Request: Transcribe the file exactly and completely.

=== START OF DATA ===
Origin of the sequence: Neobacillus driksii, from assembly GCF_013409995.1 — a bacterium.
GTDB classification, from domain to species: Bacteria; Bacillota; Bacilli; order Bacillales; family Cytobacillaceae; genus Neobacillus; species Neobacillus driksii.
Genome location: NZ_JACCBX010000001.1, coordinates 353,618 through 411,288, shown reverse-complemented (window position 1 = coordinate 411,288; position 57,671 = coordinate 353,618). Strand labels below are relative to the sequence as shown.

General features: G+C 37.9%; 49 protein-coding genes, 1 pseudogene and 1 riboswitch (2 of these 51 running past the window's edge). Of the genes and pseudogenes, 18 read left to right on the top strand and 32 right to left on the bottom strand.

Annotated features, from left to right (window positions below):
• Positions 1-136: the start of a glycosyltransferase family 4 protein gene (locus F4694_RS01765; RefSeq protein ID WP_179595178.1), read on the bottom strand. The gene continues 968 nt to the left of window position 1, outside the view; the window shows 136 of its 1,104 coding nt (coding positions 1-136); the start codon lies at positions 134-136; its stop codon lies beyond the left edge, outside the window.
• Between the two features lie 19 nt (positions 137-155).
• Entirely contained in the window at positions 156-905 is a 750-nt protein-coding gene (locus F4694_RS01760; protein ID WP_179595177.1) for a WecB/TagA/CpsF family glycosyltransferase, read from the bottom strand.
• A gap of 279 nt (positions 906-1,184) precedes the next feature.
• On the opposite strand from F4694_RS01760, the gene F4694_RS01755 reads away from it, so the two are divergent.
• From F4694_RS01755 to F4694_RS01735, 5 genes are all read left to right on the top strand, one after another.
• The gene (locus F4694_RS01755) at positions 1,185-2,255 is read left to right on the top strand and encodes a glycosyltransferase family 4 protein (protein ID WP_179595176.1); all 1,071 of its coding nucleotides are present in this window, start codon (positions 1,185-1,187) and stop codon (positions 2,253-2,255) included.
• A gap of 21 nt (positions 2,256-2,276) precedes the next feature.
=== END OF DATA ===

Origin of the sequence: Neobacillus driksii, from assembly GCF_013409995.1 — a bacterium.
GTDB classification, from domain to species: Bacteria; Bacillota; Bacilli; order Bacillales; family Cytobacillaceae; genus Neobacillus; species Neobacillus driksii.
Genome location: NZ_JACCBX010000001.1, coordinates 353,618 through 411,288, shown reverse-complemented (window position 1 = coordinate 411,288; position 57,671 = coordinate 353,618). Strand labels below are relative to the sequence as shown.

General features: G+C 37.9%; 49 protein-coding genes, 1 pseudogene and 1 riboswitch (2 of these 51 running past the window's edge). Of the genes and pseudogenes, 18 read left to right on the top strand and 32 right to left on the bottom strand.

Annotated features, from left to right (window positions below):
• Positions 1-136: the start of a glycosyltransferase family 4 protein gene (locus F4694_RS01765; RefSeq protein ID WP_179595178.1), read on the bottom strand. The gene continues 968 nt to the left of window position 1, outside the view; the window shows 136 of its 1,104 coding nt (coding positions 1-136); the start codon lies at positions 134-136; its stop codon lies beyond the left edge, outside the window.
• Between the two features lie 19 nt (positions 137-155).
• Entirely contained in the window at positions 156-905 is a 750-nt protein-coding gene (locus F4694_RS01760; protein ID WP_179595177.1) for a WecB/TagA/CpsF family glycosyltransferase, read from the bottom strand.
• A gap of 279 nt (positions 906-1,184) precedes the next feature.
• On the opposite strand from F4694_RS01760, the gene F4694_RS01755 reads away from it, so the two are divergent.
• From F4694_RS01755 to F4694_RS01735, 5 genes are all read left to right on the top strand, one after another.
• The gene (locus F4694_RS01755) at positions 1,185-2,255 is read left to right on the top strand and encodes a glycosyltransferase family 4 protein (protein ID WP_179595176.1); all 1,071 of its coding nucleotides are present in this window, start codon (positions 1,185-1,187) and stop codon (positions 2,253-2,255) included.
• A gap of 21 nt (positions 2,256-2,276) precedes the next feature.